Watching Immigration Nation is like getting kicked in the gut. It is a devastating look into the heart of darkness of the Donald Trump administration and the America that it has unleashed — a nation that no longer welcomes immigrants as its muscle and forces them to live in fear and the shadows.
After watching the six-hour documentary series produced by Christina Clusiau and Shaul Schwarz, you are left with how cut-off the rank and file Immigration and Customs Enforcement Agency (ICE) officials are from the suffering of the people whose lives they destroy daily.
Immigrant Nation began streaming on Netflix August 3rd and documented unprecedented access to ICE officials’ day to day during the span of three years. It’s not a pretty picture. ICE officials tried to stop it airing until after the November presidential elections. We are lucky they failed.
The documentary shows ICE agents laugh as they arrest to make up the quota — arresting those convicted of crimes and whoever else happens to be near (they call that collateral damage,) make fun of accents and joke about the arrested not making it home that day, all while behaving like it was just another day in the office. They are just doing their job — is what they keep on saying.
ICE operations changed for the worse under Trump. His administration has cordoned off the U.S. southern border, cut legal immigration, instituted a policy of separating families, and hampered foreign policy toward Latin America on the issue, according to the Migration Policy Institute,
But Trump is not the only president called out by Immigration Nation. Former presidents Barack Obama and Bill Clinton are also signaled out for laying the foundation that allowed Trump’s immigration policy.
This all leaves you with the bitter understanding that the promise of the Pledge of Allegiance — “with liberty and justice for all” — is not meant for everybody.
The saving grace comes in at Episode 4, “The New Normal,” — with the introduction of the Resilience Force.
Resilience Force is a national initiative to transform the nation’s response to disasters by strengthening and securing America’s Resilience Workforce — the millions of people whose work, heart, and expertise make sustainable recovery from disasters possible.
Saket Soni, Resilience Force executive director, and resilience workers in Florida fight alongside immigrant workers on the front lines of climate disasters — helping the U.S. recover and rebuild.
“The New Normal” gives the viewer a distressing glimpse of how immigrants are exploited for labor. Immigrant Nation visits Panama City, Florida, where several migrant workers were hired to help rebuild damaged homes following Hurricane Michael in 2018.
Be Latina spoke with Cynthia Hernandez, a senior member of Resilience Force and an immigrant to the U.S. herself, about Resilience Force and the resilience workers in the episode and how they work to reimagine a new normal where immigrants are recognized, rewarded, and freed from fear.
“We decided to build a resilience force to advocate and protect you know, the thousands of workers who helped rebuild cities and towns and state after natural disasters such as hurricanes, wildfires, or flooding. And I will say that you know the majority are immigrant workers who are doing this, but there certainly are Americans as well,” Hernandez said.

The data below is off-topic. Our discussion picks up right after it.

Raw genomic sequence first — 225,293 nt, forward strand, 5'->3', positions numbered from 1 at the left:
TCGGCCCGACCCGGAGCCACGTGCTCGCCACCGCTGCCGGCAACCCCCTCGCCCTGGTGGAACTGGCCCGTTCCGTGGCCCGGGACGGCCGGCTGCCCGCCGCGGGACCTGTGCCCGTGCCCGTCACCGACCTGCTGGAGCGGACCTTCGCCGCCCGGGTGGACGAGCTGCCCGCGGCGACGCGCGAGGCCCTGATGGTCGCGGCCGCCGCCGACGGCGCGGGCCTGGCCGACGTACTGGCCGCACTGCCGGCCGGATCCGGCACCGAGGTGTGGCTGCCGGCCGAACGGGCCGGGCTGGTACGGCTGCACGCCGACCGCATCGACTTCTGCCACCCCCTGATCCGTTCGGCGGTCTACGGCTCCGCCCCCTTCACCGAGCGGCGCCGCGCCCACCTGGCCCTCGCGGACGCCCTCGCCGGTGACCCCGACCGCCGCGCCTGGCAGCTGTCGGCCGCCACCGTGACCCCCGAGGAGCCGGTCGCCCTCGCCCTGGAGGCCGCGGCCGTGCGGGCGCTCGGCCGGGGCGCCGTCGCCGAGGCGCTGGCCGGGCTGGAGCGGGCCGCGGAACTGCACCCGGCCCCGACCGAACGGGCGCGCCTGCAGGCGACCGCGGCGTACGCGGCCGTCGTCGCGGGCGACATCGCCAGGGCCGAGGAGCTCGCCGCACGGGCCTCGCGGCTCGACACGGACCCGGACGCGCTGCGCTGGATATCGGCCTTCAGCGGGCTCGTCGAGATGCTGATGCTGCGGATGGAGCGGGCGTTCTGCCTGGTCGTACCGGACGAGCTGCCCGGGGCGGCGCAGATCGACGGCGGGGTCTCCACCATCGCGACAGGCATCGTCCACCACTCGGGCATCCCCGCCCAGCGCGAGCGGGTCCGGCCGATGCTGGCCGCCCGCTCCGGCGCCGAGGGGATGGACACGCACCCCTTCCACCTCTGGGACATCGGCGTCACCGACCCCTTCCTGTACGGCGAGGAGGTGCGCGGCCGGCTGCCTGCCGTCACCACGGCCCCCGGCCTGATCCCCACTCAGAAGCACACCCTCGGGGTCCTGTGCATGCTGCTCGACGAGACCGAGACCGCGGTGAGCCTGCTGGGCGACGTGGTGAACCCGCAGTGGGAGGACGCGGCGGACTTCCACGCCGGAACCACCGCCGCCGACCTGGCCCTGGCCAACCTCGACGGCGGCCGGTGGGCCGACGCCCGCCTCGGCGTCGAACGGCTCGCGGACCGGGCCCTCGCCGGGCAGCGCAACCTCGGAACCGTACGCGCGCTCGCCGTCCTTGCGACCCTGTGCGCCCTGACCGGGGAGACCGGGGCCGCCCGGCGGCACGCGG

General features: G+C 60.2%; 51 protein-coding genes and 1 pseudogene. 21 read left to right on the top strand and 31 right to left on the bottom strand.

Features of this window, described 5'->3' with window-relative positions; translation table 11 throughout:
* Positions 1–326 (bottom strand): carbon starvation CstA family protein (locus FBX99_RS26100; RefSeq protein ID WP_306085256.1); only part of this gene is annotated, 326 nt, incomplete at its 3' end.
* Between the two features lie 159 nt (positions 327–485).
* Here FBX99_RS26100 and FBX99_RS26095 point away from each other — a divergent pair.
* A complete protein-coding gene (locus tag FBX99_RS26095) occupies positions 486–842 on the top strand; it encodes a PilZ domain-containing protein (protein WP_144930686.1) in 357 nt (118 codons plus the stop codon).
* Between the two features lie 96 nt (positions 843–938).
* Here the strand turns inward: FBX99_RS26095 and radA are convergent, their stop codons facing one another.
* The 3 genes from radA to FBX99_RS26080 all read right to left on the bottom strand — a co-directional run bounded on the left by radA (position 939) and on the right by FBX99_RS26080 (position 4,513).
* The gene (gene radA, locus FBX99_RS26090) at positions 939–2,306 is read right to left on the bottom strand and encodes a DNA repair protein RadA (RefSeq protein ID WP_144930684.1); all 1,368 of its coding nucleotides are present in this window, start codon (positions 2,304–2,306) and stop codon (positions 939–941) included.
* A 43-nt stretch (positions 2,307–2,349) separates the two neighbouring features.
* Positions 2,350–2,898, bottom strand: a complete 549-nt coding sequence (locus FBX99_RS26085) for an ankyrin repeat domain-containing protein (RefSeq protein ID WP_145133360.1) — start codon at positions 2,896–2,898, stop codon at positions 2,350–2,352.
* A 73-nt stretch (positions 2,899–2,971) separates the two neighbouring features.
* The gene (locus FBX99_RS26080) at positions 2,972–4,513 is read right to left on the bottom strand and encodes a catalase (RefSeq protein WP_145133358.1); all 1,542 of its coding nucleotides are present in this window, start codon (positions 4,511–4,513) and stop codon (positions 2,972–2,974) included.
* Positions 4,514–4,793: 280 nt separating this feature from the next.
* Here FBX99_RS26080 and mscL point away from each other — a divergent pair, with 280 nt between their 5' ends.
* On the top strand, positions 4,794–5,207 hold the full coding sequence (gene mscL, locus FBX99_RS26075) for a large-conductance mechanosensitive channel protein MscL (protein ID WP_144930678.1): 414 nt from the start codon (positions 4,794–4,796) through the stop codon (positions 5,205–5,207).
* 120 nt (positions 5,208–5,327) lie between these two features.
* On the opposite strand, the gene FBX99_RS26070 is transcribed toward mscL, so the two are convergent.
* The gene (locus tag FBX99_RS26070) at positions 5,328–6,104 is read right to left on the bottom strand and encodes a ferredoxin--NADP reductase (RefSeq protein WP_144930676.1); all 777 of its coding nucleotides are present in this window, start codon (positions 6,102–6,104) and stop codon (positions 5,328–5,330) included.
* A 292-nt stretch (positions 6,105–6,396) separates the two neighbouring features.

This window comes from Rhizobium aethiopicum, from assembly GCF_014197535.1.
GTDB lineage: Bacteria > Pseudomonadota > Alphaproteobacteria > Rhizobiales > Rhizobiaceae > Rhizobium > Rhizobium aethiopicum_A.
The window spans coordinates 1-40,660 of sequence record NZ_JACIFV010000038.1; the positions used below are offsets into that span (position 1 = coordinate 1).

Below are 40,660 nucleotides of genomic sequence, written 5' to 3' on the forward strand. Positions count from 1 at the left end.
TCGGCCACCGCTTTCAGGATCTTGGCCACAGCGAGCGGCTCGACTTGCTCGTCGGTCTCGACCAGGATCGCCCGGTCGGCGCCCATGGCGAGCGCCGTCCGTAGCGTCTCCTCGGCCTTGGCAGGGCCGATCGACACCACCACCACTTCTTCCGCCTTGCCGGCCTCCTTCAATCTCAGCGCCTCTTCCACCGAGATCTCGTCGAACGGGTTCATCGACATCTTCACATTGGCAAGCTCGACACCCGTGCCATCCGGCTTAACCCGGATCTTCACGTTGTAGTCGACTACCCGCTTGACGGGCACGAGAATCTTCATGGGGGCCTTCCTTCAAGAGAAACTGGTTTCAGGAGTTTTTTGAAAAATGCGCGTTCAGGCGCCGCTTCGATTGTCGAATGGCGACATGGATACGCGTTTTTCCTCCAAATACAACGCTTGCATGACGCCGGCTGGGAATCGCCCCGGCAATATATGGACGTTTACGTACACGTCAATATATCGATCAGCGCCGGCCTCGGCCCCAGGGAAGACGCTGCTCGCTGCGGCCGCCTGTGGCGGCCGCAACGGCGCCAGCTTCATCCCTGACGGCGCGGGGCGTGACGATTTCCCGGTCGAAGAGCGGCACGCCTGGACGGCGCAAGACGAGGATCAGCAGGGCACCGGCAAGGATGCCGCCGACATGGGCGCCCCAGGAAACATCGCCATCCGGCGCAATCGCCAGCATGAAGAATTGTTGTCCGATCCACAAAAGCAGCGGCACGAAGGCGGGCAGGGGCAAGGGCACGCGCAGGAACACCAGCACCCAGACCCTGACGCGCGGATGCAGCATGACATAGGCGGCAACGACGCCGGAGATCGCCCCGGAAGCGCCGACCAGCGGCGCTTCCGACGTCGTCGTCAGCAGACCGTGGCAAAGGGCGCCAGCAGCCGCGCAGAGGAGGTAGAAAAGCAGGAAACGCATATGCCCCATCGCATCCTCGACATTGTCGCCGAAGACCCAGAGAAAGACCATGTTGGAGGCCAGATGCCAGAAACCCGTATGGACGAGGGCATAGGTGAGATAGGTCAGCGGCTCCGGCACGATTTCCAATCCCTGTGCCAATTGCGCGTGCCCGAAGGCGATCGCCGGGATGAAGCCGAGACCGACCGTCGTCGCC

“We’re seeing more hurricanes, more wildfires, and everything is intensifying, they’re getting stronger and stronger. And because of climate change, and as a result of that, you know, this very unique workforce is going to grow. And this country needs immigrants. It needs this workforce,” she said.
In the episode, the contracting firm Winterfell Construction hires several workers to work on repairs but then allegedly refuses to pay them. And because many of these workers were undocumented, the latter had no means of legal recourse and were even threatened with a call to ICE if they continued to insist on being paid.
Resilience Force comes in to organize the workers and campaign for their labor rights. The group leads a worker protest outside the home of Tommy Hamm, the founder and head of Winterfell Construction, demanding full payment. The workers are owed thousands of dollars.
By far, the star of the episode is Stefania Arteaga, a Resilience Force worker and a Salvadoran immigrant. Arteaga is everywhere — in the face of ICE officials, shooting questions at them like machine-gun fire, standing in their way, defending the immigrant workers’ rights. To see Arteaga confront ICE officials is worth the pain of watching the series.
Immigration is one of America’s most divisive issues, even though immigrants are America’s essential workers. They feed America; they are in healthcare and childcare, farming and food systems, construction, and manufacturing.
“And so this industry is a workforce, obviously made up of essential workers, and we hope that in the future, you know the country can recognize and value and appreciate the work that they’re doing,” Hernandez said.
James Baldwin, the African-American writer, and playwright, and one of the most important voices of the 20th century, wrote to the core of what “The New Normal” tried to illustrate:
“There are so many ways of being despicable; it quite makes one’s head spin. But the way to be really despicable is to be contemptuous of other people’s pain.”